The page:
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Class Introduction

Lesson 1 from: Building a Successful Photography Business in a Small Market

Clay Cook

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Lesson Info

1. Class Introduction

Lesson Info

Class Introduction

So let me preface this entire presentation on one fact. Everyone has their own path. Success has many layers and is not defined by simply wealth or power. My success has been built and has, my success, to me, is really about health. It's about wisdom. It's about living out a true purpose, making an impact with my photography, empowering others. And so it's important for you to define your own success, because it might be completely different than what success is to me. So while a lot of people might say, "Here's how to do it," it's based on formulas, numbers, budgets. I was never really good at math. I failed math, and, well, I'm not good at Excel at all, either. So it was solely built on the foundation of relationships, but let me rewind. We have to go back to my creative journey. I started in the music business. And at the age of 16, I started playing music with some friends of mine, and at the same time, I started playing with social media on Myspace. (laughs) I was actually on Frie...

ndster, as well, and I started playing with graphic design in Adobe Photoshop. In a matter of six years, my band went from playing small clubs to about zero people to playing really sold out crowds across the nation. We had built a solid reputation and eventually sold over 60,000 records. I'd also formed a small graphic design business while we were touring and on the road at the same time. I was just doing bands' flyers and just whatever I could do to make ends meet. But in the music business, the biggest challenge wasn't really gaining popularity. It was actually trying to make a financial gain from all the hard work that we put in. I compare it to just sort of running on a treadmill and just never getting anywhere. Since record sales had plummeted at the time due to digital downloading, there was only a handful of independent artists that were actually making money off record sales. Most artists had to rely on merchandise and ticket attendance, and so we always said in the business that we were actually in the ticket and tee shirt business rather than the record business. In the fall of 2010, my band, (intheclear), called it quits. But fortunately, I had formed the graphic design business, and I had worked for record labels such as Universal Records, Metal Blade Records, and dozens and dozens of bands. Metal Blade really helped me out and pushed me forward to working with Universal, and I was working with a lot of various brands at the time due to the graphic design. The same year, I picked up a camera, because of all the crazy design requests that I was getting, actually, and everything just sort of snowballed from there. I took what I learned in the music industry and applied it to the photography industry. While I had to really navigate a lot of unknown territory at first, making money in photography really came easily for me, actually. I went from photographing babies, friends at parties, weddings, like, everything I possibly could. Landscapes, whatever it took, to partnering with high-caliber clientele in the editorial, entertainment, and advertising world. And eventually, I referred all my graphic design clients off and decided to put that business to rest. But my success wasn't necessarily built on talent. My success was really built on just relentless action, creativity, and strategy. So today, we're gonna talk about business in a small market. So I was born in Columbia, South Carolina, but I grew up in Louisville, Kentucky. A lot of you are like, "What's Louisville? "What's that?" That's how the locals say it. (laughs) Most of you know it as Louisville. But compared to large markets such as New York City or Los Angeles with, like, 20 million people in its metropolitan area, Louisville is very small if you think about it. We just have right under a million people in Louisville metro, which, to some people, that sounds, like, huge. It's massive, but if you compare it to many large, editorial commercial markets, it's small. There are a lot of opportunities in Louisville, but I really had to adapt and learn, learn to adapt to small town politics and small town pricing, and if you're located in a city, like, that's under 200,000, such as, like, Trenton, New Jersey or Lima, Ohio, there might not be as many opportunities in the commercial space. And so our focus today is gonna be more on the commercial side of photography, which is what I do. There's a lot of takeaways from the music business. I learned a lot of what not to do by failure, but at its core, it's a business of who you know.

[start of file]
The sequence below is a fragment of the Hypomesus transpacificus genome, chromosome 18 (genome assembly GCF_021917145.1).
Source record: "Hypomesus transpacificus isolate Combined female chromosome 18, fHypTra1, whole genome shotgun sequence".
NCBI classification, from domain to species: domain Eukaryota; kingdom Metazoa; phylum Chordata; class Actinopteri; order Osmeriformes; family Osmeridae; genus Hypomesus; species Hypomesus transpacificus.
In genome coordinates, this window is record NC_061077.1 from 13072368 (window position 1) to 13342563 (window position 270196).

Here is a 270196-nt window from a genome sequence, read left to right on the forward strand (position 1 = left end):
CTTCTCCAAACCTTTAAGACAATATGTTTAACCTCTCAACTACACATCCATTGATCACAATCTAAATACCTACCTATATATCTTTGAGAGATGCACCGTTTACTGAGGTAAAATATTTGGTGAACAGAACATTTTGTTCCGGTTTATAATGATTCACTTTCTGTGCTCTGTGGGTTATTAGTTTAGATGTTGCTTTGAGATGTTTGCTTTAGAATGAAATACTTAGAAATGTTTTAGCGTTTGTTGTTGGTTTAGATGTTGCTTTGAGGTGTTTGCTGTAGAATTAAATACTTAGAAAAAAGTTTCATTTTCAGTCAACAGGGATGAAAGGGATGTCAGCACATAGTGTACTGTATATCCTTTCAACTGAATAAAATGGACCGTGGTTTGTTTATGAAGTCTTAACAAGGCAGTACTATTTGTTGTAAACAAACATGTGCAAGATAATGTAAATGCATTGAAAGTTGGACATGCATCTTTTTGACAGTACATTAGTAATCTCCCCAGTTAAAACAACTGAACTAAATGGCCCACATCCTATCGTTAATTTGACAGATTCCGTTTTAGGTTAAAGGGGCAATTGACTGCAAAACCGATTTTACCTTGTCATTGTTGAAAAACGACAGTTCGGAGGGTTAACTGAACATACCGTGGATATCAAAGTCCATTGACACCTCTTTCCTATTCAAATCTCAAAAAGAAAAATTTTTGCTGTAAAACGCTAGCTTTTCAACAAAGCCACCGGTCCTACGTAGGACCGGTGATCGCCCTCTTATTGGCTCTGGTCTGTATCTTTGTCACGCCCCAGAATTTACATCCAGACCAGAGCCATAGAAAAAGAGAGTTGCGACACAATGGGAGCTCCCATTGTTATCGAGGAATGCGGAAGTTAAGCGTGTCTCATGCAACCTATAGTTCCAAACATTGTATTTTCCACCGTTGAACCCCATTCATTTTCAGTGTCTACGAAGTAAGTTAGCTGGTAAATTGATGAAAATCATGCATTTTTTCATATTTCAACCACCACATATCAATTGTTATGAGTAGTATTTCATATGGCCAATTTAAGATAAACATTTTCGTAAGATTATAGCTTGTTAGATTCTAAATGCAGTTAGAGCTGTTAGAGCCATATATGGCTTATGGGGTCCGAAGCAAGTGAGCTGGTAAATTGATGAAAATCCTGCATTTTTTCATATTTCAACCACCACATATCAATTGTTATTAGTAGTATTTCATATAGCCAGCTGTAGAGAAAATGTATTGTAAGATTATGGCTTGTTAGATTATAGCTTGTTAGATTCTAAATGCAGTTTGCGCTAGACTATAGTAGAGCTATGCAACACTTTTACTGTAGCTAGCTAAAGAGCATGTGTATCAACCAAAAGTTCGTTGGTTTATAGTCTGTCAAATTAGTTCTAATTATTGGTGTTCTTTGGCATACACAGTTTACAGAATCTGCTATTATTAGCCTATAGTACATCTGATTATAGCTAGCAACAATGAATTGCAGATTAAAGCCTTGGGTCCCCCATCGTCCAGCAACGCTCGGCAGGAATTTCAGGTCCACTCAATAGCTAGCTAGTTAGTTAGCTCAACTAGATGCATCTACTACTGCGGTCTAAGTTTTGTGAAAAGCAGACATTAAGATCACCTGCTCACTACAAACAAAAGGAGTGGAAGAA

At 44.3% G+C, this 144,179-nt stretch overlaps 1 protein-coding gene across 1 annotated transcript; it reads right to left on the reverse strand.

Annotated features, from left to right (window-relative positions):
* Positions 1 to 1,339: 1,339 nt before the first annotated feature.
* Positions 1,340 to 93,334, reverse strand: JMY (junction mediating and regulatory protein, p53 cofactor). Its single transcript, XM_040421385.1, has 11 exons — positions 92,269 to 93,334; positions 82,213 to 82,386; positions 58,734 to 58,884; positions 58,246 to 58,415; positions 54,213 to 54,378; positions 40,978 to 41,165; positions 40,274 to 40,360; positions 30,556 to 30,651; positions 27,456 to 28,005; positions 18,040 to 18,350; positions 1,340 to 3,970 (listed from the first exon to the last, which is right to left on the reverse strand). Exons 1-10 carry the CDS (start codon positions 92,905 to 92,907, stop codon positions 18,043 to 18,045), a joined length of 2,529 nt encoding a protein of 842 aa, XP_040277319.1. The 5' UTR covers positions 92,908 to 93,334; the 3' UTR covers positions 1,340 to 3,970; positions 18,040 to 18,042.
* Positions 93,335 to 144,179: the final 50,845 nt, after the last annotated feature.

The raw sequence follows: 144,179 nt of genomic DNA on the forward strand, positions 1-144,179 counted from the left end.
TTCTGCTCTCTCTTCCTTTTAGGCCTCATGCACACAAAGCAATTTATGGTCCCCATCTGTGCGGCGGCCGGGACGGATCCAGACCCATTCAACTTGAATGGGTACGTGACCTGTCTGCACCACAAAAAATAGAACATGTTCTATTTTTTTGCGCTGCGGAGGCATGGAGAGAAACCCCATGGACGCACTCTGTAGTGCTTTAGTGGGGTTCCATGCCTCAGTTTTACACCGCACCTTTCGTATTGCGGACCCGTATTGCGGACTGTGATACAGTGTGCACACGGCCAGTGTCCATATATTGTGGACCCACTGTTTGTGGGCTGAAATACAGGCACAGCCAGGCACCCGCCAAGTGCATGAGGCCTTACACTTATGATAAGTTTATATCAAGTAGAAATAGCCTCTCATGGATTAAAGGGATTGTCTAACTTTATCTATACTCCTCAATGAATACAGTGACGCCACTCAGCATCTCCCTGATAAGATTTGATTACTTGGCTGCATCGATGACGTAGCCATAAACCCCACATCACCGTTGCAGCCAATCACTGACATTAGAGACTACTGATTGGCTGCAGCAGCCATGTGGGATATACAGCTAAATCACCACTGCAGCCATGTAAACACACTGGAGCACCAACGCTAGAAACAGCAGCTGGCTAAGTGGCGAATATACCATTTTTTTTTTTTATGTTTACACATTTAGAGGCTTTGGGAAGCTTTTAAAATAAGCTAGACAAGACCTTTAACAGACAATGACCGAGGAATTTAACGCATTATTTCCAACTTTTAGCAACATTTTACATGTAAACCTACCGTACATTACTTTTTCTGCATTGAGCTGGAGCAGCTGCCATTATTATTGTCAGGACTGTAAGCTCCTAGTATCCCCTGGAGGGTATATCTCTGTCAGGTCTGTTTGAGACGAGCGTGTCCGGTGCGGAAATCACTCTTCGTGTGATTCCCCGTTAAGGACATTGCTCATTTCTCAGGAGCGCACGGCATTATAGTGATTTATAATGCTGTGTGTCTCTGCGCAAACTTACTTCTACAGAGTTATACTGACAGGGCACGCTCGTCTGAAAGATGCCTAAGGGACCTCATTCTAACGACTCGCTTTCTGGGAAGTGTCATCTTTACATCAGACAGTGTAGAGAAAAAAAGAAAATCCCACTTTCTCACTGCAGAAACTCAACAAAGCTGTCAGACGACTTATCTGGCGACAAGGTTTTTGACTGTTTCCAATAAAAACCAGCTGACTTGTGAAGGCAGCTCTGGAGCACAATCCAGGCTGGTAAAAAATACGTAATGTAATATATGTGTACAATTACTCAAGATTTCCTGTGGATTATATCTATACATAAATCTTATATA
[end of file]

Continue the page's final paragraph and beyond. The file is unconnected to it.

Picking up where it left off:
Ratings and Reviews

Koko Hunt

I love Clay Cook, his stories and his teaching method. He is genuine and to the point. This class is very concise and easy to follow; it touches on basic yet important points that are practical and useful. He provides good insights into commercial photography business for a small market, using some good, benchmarkable examples.


Clay Cook gets into the nitty gritty of the business side of photography. He is super informative and confidently concise about his knowledge and experience in the industry. As a modestly-small business owner, I found this course to be insightful and motivating. It is very helpful, and I highly recommend it!


I really appreciate how he just lays out numbers. I think that's super helpful for the industry as a whole, and it sets some perspective of how much guac photographers can really make.

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